The Sonoran Desert Network monitors air quality, invasive exotic plants, climate, landbirds, groundwater, and vegetation and soils at Casa Grande Ruins National Monument. The results of this work can be found in a variety of publications and other information. The network also maintains species lists for the park.
Created as the nation's first archeological reserve in 1892, Casa Grande Ruins National Monument preserves an ancient Hohokam Culture farming community and "Great House," a multi storied, earthen-walled structure surrounded by the remains of smaller buildings and a compound wall. The monument contains 61 documented prehistoric archeological sites on its 472.5 acres.
The desert biome is dominant in this low-elevation park. Major issues of concern relative to natural resources include adjacent land use, groundwater depletion, and invasive exotic plants. Conflicts between natural and cultural resources are another issue. Both native and non-native species have damaged and threatened cultural resources at the park since the early 1930s. Even mammals and birds that might not normally be considered pests, such as native round-tailed ground squirrels (Spermophilus tereticaudus), threaten archeological structures and sites by burrowing, nesting, feeding, and roosting on or near them.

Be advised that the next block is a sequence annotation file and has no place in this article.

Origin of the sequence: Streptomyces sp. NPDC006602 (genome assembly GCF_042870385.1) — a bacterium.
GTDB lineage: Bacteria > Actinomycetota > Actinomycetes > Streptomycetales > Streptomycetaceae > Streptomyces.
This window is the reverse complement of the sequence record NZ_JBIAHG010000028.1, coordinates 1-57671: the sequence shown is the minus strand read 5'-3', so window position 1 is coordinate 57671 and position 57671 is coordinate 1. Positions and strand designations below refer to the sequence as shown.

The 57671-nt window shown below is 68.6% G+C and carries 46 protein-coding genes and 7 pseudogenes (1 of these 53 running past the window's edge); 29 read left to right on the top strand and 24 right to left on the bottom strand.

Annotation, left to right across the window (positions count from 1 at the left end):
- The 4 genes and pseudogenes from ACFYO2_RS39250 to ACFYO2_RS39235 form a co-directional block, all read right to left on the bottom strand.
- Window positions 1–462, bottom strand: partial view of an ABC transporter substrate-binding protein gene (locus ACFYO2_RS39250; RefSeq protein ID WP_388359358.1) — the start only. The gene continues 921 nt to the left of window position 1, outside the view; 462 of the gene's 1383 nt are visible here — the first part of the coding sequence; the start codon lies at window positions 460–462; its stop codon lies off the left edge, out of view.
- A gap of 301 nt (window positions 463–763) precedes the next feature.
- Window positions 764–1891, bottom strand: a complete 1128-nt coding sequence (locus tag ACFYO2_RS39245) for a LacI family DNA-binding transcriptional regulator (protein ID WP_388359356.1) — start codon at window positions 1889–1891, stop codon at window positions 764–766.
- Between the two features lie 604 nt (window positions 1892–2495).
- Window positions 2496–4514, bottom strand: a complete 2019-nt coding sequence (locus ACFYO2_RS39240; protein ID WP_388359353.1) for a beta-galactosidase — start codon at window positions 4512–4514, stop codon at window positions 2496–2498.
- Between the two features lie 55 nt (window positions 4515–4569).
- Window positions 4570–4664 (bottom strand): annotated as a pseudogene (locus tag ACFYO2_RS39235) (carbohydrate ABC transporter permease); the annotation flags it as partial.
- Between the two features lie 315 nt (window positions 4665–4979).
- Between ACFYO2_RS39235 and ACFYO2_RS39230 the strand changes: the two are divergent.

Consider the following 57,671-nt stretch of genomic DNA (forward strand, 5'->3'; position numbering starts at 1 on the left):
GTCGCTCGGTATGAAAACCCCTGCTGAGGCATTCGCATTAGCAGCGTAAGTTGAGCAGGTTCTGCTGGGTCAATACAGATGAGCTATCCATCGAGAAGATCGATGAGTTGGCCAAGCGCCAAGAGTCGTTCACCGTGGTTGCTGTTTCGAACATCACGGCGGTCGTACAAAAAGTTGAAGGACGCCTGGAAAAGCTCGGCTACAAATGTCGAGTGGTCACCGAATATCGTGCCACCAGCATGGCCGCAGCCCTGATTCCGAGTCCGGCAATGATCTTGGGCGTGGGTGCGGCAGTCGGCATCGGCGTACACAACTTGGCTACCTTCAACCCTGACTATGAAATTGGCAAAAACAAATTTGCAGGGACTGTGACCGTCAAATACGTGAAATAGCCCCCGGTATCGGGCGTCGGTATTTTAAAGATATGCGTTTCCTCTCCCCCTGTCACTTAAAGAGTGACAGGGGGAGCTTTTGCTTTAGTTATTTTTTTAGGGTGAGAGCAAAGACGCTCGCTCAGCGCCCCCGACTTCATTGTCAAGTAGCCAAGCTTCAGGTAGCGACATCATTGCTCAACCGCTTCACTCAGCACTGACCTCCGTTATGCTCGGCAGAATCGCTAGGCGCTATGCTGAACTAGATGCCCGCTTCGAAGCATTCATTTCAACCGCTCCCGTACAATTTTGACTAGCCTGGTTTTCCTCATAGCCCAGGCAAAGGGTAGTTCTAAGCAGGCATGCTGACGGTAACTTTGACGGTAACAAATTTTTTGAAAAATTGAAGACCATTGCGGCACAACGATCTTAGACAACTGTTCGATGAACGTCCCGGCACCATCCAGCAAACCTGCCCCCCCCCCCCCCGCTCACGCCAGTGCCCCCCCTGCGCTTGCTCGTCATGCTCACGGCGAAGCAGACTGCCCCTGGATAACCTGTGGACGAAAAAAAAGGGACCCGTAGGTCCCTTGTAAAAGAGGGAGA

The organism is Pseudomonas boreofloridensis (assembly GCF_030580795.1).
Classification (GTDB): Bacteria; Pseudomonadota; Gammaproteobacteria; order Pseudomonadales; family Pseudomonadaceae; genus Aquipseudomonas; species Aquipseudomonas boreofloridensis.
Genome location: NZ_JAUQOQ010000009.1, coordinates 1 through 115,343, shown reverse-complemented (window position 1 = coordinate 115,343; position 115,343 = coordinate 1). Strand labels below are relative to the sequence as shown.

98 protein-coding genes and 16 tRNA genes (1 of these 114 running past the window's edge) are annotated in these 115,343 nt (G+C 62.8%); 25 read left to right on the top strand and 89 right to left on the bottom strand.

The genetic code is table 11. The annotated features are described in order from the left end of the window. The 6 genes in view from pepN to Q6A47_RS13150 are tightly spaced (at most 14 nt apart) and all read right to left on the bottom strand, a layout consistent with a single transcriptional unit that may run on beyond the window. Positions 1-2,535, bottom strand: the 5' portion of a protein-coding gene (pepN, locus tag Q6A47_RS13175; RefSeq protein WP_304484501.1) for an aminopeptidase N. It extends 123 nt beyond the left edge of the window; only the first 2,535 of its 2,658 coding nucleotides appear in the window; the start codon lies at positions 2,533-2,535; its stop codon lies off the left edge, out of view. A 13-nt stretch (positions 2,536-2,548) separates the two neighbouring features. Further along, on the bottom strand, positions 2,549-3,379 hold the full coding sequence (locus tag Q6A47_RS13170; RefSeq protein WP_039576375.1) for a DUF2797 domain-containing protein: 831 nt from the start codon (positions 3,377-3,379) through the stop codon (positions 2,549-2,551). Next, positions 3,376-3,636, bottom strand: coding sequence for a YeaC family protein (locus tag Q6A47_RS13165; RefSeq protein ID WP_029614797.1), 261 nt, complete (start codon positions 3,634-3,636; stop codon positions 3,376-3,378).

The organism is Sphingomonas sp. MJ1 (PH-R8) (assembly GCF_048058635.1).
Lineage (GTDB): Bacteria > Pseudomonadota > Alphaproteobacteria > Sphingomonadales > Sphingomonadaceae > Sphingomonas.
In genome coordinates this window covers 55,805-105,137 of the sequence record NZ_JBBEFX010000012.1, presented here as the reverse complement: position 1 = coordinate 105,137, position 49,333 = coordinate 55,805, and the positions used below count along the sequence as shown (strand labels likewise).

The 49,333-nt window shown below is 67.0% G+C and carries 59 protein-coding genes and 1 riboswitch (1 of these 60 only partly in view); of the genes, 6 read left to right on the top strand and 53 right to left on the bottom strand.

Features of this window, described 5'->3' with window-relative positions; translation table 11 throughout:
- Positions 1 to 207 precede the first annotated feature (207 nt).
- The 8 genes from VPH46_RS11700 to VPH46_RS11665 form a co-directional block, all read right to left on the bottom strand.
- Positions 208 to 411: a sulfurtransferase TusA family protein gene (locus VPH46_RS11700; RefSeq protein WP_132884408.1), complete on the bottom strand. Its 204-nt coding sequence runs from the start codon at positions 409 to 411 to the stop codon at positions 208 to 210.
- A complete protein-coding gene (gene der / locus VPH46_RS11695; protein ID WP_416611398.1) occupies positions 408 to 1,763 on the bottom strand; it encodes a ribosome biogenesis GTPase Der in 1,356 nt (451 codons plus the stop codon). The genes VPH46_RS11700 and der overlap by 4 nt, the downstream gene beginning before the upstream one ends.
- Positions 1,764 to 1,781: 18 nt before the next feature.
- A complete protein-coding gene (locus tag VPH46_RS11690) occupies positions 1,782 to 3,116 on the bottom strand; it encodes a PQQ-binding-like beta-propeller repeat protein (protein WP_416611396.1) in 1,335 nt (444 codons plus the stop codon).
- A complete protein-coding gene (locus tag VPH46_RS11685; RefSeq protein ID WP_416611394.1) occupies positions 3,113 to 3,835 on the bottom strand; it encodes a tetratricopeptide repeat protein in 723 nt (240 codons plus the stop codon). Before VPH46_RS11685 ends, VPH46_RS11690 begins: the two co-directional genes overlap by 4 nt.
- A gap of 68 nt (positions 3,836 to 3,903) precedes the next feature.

Park Setting and Key Resources
Size: 191 hectares
Elevation range: 431–436 meters
Biogeography and physiography
Casa Grande Ruins National Monument is located within the Basin and Range physiographic province, characterized by nearly level valley floors surrounded by mountain ranges. The monument is close to four mountain ranges: the San Tan, Sacaton, Picacho, and Casa Grande mountains. The monument drains into the McClellan Wash, a tributary of the intermittent Gila River, which flows 1.5 miles north of the monument. Casa Grande Ruins also lies within the Sonoran Desert ecoregion, spanning 55 million acres in Arizona, California, Baja California, and Sonora. Casa Grande Ruins National Monument is located in the desert biome. Average annual precipitation is 9 inches (230 mm).
Local geology and soils